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As the country navigates through the pandemic and grapples with what the next several months have in store, law firms and their clients have become justifiably concerned about the uncertain future. But as attorneys prioritize and manage many competing agendas during this challenging and unusual time, it is crucial that law firms remain committed about maintaining their diversity and inclusion initiatives.

The following are recommendations for ensuring that diversity and inclusion programs remain strategic imperatives during this time of significant change:

Keep Diversity & Inclusion Efforts a Top Priority

Diversity and inclusion (D&I) programs should have an assigned, dedicated champion and budget. This will support the successful achievement of the goals and milestones set by your D&I leadership. By enforcing compliance with the existing programs in place, all the firm’s hard work and positive progress accomplished before the pandemic will continue.

For those firms that do not have a D&I program in place, now is a great time to develop one. After all, diverse perspectives and experiences can contribute positively to a law firm’s success not only from an internal standpoint but from an external one as well. In fact, implementing diversity and inclusion programs can lead to a firm’s increased economic growth, in part due to its ability to attract a wider network of attorney recruits and potential clients.

Consider the Impact of Decision Making on Diversity & Inclusion Commitments

As firms make changes to staff, compensation and key assignments, the choices made could have a disparately negative impact on women and minorities, ultimately disrupting diversity efforts in the process. As such, law firms must remain vigilant to put in place a fair and equitable system that protects against any unconscious bias.

Plan to Communicate Frequently and Inclusively

With team members working remotely, lawyers from underrepresented groups may feel especially isolated. To address this, firms can make sure their communications are frequent, inclusive and keep everyone involved and engaged. Simple strategies include keeping team members copied on emails or inviting them to participate as active or passive listeners on strategic calls. By equitably sharing information and proactively encouraging access to this information, firms help bolster morale, reduce uncertainty, and make team members feel valued – all of which is vital to the firm’s culture and ultimate success.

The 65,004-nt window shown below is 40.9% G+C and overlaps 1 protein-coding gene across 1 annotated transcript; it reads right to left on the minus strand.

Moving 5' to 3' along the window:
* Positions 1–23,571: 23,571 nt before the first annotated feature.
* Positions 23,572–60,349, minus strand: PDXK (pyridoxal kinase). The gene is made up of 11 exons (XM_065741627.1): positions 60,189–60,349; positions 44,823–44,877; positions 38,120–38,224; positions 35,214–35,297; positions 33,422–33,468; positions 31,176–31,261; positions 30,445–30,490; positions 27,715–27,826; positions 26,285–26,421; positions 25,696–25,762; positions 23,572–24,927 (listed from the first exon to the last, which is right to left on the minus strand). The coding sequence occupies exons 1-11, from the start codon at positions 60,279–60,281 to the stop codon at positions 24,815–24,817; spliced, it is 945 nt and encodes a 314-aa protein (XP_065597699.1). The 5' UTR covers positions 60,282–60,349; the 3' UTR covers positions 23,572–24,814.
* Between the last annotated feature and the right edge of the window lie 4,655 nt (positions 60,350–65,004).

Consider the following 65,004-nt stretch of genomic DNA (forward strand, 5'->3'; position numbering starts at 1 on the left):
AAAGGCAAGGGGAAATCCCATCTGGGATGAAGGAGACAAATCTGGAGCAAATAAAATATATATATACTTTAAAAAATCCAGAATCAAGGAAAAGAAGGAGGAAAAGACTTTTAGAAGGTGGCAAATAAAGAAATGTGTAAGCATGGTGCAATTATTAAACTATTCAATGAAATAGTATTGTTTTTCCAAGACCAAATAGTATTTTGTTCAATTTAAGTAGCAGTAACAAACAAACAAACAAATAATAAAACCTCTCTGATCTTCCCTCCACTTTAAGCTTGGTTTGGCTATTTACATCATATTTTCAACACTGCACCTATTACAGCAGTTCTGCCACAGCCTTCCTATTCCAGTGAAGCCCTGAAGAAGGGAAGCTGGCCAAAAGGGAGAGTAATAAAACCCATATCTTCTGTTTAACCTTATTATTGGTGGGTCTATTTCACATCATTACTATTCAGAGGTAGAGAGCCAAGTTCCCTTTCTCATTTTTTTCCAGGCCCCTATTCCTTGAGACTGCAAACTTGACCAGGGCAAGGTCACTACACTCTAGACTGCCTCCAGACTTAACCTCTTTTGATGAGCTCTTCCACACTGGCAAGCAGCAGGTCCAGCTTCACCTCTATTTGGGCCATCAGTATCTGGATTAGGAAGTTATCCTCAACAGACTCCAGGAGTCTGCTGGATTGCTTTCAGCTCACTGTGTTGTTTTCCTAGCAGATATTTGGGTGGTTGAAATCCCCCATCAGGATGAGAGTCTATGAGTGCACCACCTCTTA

Actively Maintain Relationships

With social distancing mandates and stay-at-home orders in place, people may understandably feel isolated and uncertain. Making a concerted effort to develop or maintain existing relationships is key to cultivating a culture of inclusion. Measures include checking in to ask how team members are doing — not just on-the-surface checking in to chat about their workload but reaching out to show genuine care and concern. This is a terrific opportunity to help establish or reaffirm a sense of belonging. Another way to actively maintain relationships during this time is to continue coaching and mentoring team members with their specific professional development goals or current challenges. Text, video chat and phone calls are all ways to show support virtually and to continue to create inclusion amongst the team.

Show Appreciation to All Team Members

Create inclusion – and ultimately, a more cohesive team – by giving thanks and showing gratitude. When team members are solitarily billing hours in the confines of their own home, they can feel forgotten. We need to remind our colleagues how thankful we are for their hard work. In doing so, be specific in that expression of gratitude and give thanks for their efforts on certain projects or assignments. By expressing gratitude, we demonstrate our appreciation and communicate how much we value each one of our team members – regardless of gender or color.

Demonstrate to Clients that Diversity & Inclusion Remain a Priority

The pandemic will not change client expectations for diverse representation among their outside counsel. Consider sending an email to clients stressing your commitment to Diversity and Inclusion and include an update regarding current initiatives, priorities, metrics or achievements. An increasing amount of in-house counsel are diverse individuals themselves. Cutting back on D&I efforts at this time may send the wrong signal to certain clients, prospective clients, and the industry at large.

As we continue to experience major personal and professional changes, championing diversity and inclusion and making D&I programs a priority during the transition will protect the positive advancements of recent years and play a critical role in building an improved post-pandemic future.

By Jeffrey Jones and Natalie Baker Reis
This article first appeared in DRI’s Raising the Bar newsletter Vol. 16, Issue 7. The original article can be viewed by visiting,